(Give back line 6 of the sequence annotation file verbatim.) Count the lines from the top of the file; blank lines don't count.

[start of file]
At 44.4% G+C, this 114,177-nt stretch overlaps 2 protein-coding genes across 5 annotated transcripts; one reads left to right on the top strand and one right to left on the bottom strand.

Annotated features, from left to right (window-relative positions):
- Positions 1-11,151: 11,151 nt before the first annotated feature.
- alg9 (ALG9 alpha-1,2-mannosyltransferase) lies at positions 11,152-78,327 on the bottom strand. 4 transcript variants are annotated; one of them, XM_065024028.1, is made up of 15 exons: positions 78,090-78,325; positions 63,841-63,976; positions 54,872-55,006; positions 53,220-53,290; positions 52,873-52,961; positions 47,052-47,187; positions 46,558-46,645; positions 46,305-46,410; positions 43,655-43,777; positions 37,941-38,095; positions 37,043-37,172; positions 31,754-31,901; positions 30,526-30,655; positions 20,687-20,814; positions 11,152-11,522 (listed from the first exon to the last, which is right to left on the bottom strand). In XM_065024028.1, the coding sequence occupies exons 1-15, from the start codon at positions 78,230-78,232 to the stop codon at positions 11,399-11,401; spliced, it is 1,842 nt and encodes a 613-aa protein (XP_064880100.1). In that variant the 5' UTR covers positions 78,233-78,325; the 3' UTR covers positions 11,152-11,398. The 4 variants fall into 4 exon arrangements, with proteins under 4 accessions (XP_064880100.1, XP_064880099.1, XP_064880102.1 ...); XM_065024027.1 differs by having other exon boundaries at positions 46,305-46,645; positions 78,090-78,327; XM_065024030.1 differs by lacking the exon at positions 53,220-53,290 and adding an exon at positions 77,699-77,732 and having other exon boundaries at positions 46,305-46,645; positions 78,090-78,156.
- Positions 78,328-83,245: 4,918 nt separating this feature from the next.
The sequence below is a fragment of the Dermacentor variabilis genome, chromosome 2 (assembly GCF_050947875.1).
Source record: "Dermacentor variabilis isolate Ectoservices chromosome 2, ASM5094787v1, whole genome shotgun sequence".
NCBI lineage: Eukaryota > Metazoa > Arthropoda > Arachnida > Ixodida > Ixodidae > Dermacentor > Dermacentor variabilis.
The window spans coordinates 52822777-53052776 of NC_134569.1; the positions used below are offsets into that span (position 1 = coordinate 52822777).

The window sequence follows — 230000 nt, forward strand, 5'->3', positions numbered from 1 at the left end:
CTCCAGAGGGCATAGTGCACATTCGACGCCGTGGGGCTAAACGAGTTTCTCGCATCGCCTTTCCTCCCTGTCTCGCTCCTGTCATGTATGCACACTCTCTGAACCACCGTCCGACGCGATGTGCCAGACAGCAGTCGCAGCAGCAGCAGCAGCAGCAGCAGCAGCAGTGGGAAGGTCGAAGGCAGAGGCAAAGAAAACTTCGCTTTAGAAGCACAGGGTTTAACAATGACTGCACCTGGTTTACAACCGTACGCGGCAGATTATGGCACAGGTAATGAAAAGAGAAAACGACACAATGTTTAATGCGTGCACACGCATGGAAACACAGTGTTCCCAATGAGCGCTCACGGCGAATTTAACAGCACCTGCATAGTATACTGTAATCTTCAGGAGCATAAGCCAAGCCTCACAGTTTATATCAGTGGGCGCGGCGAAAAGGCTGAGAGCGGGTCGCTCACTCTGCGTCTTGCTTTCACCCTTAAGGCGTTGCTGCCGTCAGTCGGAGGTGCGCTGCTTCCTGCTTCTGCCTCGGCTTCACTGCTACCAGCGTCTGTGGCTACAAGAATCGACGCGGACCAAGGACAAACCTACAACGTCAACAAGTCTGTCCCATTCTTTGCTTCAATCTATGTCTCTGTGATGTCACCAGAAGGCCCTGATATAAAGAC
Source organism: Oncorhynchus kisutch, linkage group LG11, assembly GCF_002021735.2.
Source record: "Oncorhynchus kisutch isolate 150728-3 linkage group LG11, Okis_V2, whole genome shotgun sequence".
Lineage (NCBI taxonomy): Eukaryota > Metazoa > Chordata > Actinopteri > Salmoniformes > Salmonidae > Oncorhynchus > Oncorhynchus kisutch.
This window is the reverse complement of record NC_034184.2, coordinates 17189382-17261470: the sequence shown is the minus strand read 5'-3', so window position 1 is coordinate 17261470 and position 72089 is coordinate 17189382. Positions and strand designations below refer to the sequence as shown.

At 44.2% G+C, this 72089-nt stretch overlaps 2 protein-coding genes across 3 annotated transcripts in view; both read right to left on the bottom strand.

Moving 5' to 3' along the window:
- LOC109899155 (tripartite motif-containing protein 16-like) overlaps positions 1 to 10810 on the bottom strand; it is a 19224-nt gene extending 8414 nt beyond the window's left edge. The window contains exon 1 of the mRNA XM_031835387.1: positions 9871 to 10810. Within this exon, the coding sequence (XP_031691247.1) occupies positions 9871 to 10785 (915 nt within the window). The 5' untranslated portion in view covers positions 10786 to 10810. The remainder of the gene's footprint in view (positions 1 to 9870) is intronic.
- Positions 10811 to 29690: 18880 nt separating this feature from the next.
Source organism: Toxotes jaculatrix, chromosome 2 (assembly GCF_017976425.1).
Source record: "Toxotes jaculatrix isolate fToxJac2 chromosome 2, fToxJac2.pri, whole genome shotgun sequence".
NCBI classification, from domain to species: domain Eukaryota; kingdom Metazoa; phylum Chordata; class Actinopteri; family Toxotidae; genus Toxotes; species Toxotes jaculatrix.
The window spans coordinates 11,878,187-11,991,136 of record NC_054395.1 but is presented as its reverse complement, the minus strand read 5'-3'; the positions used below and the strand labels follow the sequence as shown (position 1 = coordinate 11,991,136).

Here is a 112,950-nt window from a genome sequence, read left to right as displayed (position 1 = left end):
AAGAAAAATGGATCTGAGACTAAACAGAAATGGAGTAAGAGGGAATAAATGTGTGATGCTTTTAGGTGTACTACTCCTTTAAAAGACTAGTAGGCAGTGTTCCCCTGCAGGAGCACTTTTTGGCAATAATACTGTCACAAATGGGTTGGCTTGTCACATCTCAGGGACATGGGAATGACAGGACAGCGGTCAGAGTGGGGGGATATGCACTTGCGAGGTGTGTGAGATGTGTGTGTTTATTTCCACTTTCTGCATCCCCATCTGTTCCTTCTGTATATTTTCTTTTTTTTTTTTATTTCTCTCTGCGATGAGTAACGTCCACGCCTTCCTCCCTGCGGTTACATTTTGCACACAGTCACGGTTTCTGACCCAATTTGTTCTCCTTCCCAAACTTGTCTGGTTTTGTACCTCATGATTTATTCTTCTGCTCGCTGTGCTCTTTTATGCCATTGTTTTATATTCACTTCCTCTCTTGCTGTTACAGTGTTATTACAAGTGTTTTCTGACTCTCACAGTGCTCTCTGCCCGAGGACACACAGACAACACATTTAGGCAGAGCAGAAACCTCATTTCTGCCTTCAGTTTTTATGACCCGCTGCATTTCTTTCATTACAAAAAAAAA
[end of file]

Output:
The sequence below is a fragment of the Dermacentor variabilis genome, chromosome 2 (assembly GCF_050947875.1).